VNGOC. Presenting the CSTF. Together we represent hundreds of organisations seeking to implement the ambitions contained in international instruments, humane interventions for prevention, harm reduction and treatment. The world drug problem is a complex challenge that member states cannot tackle alone. There is room for improvements. The upcoming 2016 UNGASS has instilled a sense of urgency to deal with the problem from all angles. We stress the importance of involving civil society and academia. We should base our policies on experience from the ground.
The CSTF is a joint initiative between VNGOC and NYNGOC. It has 31 members representing the wide array of CSOs working on drugs. It held its first meeting earlier this week. It will gather inputs from all arrays of CSOs: producers, consumers, community groups, NGOs working on prevention, harm reduction, treatment, recovery, access to essential medicines. Our inputs will be presented at the UNGASS. The fourth CS hearing was held on Monday. We need to place health at the centre of international drug control, and we need a common understanding of what health means. There is an urgent need to shift towards evidence based policies. We know what works. We must ensure that the focus is on balance.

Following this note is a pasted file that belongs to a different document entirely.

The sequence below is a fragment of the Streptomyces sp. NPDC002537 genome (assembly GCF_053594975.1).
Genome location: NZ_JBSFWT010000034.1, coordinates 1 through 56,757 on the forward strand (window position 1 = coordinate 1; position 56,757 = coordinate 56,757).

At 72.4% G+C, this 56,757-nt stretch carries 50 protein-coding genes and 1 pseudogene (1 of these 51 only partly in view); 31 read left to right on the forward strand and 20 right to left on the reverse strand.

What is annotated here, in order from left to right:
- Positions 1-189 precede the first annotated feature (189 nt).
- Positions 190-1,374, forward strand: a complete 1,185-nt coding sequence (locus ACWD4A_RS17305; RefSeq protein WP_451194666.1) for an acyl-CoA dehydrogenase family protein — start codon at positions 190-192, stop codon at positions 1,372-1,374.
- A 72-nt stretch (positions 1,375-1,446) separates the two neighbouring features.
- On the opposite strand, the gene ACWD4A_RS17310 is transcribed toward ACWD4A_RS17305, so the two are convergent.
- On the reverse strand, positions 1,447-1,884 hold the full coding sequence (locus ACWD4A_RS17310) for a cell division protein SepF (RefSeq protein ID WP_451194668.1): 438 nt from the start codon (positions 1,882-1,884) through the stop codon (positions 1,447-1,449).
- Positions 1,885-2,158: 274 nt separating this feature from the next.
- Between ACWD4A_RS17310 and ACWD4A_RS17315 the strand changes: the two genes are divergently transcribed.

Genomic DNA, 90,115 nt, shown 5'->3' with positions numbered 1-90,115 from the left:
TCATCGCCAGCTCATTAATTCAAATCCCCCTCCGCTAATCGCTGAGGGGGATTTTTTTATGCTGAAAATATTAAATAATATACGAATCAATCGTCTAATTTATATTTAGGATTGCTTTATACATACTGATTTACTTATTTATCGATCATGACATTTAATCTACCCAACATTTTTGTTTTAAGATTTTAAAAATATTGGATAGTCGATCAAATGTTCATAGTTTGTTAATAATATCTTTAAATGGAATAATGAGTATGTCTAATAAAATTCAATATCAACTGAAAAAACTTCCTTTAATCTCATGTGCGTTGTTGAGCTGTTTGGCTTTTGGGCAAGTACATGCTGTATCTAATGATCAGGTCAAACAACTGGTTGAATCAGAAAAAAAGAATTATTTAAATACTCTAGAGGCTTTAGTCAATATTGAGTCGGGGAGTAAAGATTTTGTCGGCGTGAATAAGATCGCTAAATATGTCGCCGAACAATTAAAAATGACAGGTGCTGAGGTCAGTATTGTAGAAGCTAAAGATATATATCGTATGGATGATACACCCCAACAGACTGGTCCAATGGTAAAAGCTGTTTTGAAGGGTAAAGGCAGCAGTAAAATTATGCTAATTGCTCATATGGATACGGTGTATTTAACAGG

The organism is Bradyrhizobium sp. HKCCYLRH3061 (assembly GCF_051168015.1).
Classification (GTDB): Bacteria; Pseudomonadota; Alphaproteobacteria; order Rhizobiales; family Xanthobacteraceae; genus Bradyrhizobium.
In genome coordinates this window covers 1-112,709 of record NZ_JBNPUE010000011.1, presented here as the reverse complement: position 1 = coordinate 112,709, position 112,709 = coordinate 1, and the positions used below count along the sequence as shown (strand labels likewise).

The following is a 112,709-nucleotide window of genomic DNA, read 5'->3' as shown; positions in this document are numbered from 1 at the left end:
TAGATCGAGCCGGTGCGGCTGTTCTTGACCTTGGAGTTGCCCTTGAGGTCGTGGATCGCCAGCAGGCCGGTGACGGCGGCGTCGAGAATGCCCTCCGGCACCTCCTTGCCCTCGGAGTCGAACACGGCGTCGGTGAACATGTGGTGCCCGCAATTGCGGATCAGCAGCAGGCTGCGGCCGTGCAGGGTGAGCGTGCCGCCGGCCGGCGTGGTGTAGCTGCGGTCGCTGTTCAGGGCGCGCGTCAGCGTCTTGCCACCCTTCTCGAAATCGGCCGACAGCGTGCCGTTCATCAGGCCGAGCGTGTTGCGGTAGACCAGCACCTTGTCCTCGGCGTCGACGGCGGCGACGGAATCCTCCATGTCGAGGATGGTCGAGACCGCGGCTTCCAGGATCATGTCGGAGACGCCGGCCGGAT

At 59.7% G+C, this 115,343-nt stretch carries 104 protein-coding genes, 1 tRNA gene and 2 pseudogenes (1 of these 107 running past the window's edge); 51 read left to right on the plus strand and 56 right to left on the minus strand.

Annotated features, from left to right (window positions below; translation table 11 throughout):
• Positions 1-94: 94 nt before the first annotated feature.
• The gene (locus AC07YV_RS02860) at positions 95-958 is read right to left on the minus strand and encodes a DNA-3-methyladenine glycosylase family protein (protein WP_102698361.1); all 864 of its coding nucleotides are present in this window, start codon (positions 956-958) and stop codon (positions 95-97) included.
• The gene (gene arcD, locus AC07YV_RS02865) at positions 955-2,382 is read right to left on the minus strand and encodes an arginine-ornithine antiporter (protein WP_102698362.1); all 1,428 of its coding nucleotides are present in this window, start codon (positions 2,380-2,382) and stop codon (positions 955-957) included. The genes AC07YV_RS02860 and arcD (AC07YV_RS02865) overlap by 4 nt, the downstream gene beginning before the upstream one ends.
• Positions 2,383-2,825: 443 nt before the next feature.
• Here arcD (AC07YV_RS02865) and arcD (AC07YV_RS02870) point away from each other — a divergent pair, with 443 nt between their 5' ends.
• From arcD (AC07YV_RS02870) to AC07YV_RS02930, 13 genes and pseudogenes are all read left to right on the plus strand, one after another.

The Universal Declaration on Human Rights and the Convention on the Rights of the Child are important commitments. The full range of prevention, harm reduction, treatment and recovery should be accessible to all, addressing range of health problems (mental health, HIV, HCV, etc.). The CND has not found a common ground on harm reduction, and we urge you to do so. Another area needing action is the use of the death penalty, which has been denounced by many here including the INCB. We urge the CND to find a way to tackle this issue. We also ask you to address the barriers that hinder access to essential medicines.
Alternative development should have a much higher focus. Finally, when we look at the regions and countries in the world, there is a need to address each country’s problems. While there are challenges, we can focus on the tremendous opportunities before us. The UNGASS is an opportunity.
The interactive discussions have shown that open dialogue is possible. We must continue dialogue in the coming months. Ensure that you give a strong role to civil society in the coming days and tat the UNGASS. We are committed to ensure a balance and inclusive input in the UNGASS process. We require the financial support of member states. Civil society is willing to work with you.